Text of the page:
Last week someone (probably homeless) was found dead locally there. Most days when I walk my dog through the fields near the river I see people sleeping in tents, or in bivouacs. The other day we disturbed a chap sleeping in the open in the long grass, I thought at first it was a dead body. And they say there is not a huge problem of rough sleeping in Preston, when they tried to do an overnight count they've only found half a dozen or so, but that's because its only within the city centre, and rough sleepers tend to hide pretty well anyway.

In my day job I work with and have become friends with some of these guys and girls who are destitute, who come to drop ins at various churches or who sell the Big Issue. Whatever any of them have done, however they behave and smell, they all have a story, often a sad story of how people and society has failed them and rejected them. Above all they are all human beings and deserve to be treated with dignity. As a Christian I always try to ask "How would Jesus deal with them?" and the short answer is "with compassion not with contempt."

When people get into such trouble it is usually a great long struggle to turn their life around. We have known many who have failed, others who have taken two steps forward then one back and a few who with proper support and the help of good services have made it back into mainstream community life and to earning their own living. We should be thankful that in Preston there are a group of agencies who care and work hard to make a difference to such people, working together through the network of the Preston Homeless Forum. If you want to know more about this and how best to do something to help the homeless contact the forum through its website at or via The Foxton Centre, Knowsley St.,Avenham, Preston PR1 3SA, tel 01772 555925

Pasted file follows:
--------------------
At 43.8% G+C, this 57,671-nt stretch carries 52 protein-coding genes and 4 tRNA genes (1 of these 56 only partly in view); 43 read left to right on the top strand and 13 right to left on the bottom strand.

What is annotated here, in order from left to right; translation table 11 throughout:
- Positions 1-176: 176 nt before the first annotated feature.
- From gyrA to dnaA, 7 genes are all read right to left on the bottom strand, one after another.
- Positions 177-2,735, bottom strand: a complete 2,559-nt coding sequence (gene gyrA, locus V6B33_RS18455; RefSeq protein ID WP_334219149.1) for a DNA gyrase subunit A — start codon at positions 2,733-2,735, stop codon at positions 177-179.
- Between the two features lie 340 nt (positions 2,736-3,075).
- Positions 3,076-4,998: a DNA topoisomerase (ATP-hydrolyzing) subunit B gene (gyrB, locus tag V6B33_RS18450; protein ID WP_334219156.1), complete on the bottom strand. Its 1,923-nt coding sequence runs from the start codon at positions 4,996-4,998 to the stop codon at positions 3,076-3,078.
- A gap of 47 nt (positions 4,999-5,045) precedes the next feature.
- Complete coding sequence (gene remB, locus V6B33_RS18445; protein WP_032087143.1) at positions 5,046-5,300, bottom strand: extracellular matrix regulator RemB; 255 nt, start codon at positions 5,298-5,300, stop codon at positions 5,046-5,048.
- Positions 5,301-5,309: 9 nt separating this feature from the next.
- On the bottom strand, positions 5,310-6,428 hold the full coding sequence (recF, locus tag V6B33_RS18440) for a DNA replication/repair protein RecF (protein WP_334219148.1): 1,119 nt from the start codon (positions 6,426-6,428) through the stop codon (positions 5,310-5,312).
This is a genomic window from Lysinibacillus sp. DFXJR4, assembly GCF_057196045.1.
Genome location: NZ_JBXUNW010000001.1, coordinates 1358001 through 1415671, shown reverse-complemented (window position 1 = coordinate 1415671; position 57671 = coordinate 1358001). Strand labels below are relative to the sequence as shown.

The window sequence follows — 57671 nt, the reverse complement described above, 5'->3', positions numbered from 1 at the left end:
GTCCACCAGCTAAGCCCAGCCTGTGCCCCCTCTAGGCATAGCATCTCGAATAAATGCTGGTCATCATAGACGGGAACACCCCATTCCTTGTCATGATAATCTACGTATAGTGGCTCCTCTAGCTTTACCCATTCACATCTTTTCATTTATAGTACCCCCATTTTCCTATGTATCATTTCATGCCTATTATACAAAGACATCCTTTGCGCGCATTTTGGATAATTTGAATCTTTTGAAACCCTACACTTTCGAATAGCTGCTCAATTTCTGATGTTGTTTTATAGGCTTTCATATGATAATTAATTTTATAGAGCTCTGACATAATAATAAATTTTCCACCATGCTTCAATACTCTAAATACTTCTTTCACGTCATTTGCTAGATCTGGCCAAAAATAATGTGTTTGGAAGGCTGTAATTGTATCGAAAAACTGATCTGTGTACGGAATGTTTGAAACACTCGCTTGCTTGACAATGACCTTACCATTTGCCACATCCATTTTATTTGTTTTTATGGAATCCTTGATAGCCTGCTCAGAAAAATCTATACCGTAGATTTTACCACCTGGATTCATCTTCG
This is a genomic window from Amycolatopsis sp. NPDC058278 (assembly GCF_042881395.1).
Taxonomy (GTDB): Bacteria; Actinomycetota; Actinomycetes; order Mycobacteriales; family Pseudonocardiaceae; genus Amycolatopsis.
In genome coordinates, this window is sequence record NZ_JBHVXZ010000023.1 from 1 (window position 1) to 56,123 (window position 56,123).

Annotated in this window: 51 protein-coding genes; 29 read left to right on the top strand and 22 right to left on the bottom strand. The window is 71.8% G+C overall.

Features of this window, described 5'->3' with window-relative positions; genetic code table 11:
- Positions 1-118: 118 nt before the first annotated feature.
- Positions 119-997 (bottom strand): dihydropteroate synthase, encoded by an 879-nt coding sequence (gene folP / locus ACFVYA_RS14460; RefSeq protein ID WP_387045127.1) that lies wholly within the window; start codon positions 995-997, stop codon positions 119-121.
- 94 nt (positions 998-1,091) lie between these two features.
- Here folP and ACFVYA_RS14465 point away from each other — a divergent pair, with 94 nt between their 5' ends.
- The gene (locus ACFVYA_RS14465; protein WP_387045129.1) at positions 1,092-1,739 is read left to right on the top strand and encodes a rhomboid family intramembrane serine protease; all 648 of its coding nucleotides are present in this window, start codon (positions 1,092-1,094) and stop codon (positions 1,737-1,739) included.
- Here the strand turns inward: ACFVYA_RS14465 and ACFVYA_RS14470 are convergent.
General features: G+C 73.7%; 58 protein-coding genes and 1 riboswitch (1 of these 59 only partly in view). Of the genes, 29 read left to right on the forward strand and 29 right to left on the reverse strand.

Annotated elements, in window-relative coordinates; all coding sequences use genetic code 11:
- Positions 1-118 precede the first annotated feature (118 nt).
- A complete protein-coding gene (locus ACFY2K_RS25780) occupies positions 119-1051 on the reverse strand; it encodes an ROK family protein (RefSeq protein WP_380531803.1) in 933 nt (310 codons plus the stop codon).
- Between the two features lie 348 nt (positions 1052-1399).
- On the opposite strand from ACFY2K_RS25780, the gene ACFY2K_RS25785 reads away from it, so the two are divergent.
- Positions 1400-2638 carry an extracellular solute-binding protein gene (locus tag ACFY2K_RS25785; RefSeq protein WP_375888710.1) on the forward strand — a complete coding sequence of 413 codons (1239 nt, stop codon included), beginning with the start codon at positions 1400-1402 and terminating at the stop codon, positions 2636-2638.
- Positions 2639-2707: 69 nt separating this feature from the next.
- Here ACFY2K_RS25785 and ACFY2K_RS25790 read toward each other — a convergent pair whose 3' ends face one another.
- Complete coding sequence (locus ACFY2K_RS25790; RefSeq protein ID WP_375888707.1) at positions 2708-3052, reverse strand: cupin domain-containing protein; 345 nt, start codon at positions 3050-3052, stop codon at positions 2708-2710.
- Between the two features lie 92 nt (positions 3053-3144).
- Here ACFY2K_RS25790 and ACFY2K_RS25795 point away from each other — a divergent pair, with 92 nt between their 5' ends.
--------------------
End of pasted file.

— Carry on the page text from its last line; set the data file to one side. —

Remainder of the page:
Greg Smith

What's your view of the Alma closure?

Are you glad it's closed because this makes life better for local people?
Are you concerned that it just shifts the problems somewhere else?
Are you worried about those who now sleep rough as a consequence?
Are you worried that we will get more of the same when the 3 months' closure is up?
Was there really any alternative to the closure?
Is there really no way to help people out of the spiral of drugs, crime, prison and homelessness?

Please let us know what you think by posting your comments below.